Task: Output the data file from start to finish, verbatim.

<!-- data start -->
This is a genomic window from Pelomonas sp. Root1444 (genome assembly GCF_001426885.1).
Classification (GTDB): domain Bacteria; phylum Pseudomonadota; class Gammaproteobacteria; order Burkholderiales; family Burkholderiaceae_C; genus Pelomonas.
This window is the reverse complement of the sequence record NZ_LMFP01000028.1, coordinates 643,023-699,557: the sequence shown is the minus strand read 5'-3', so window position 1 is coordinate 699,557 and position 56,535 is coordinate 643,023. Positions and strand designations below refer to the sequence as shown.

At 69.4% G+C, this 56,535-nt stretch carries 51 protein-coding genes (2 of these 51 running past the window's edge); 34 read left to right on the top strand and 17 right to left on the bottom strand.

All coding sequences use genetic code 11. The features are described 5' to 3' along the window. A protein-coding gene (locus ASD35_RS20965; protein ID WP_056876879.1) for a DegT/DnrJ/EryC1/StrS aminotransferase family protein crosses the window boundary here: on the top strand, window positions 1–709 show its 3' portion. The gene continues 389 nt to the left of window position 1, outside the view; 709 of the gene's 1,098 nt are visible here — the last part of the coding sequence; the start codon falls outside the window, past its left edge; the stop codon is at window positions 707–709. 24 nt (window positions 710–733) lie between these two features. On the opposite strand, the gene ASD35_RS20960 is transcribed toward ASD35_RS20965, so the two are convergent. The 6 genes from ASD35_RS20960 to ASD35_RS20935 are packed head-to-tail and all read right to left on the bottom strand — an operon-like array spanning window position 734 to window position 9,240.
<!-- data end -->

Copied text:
This is a genomic window from Pelomonas sp. Root1444 (genome assembly GCF_001426885.1).
Classification (GTDB): domain Bacteria; phylum Pseudomonadota; class Gammaproteobacteria; order Burkholderiales; family Burkholderiaceae_C; genus Pelomonas.
This window is the reverse complement of the sequence record NZ_LMFP01000028.1, coordinates 643,023-699,557: the sequence shown is the minus strand read 5'-3', so window position 1 is coordinate 699,557 and position 56,535 is coordinate 643,023. Positions and strand designations below refer to the sequence as shown.

At 69.4% G+C, this 56,535-nt stretch carries 51 protein-coding genes (2 of these 51 running past the window's edge); 34 read left to right on the top strand and 17 right to left on the bottom strand.

All coding sequences use genetic code 11. The features are described 5' to 3' along the window. A protein-coding gene (locus ASD35_RS20965; protein ID WP_056876879.1) for a DegT/DnrJ/EryC1/StrS aminotransferase family protein crosses the window boundary here: on the top strand, window positions 1–709 show its 3' portion. The gene continues 389 nt to the left of window position 1, outside the view; 709 of the gene's 1,098 nt are visible here — the last part of the coding sequence; the start codon falls outside the window, past its left edge; the stop codon is at window positions 707–709. 24 nt (window positions 710–733) lie between these two features. On the opposite strand, the gene ASD35_RS20960 is transcribed toward ASD35_RS20965, so the two are convergent. The 6 genes from ASD35_RS20960 to ASD35_RS20935 are packed head-to-tail and all read right to left on the bottom strand — an operon-like array spanning window position 734 to window position 9,240.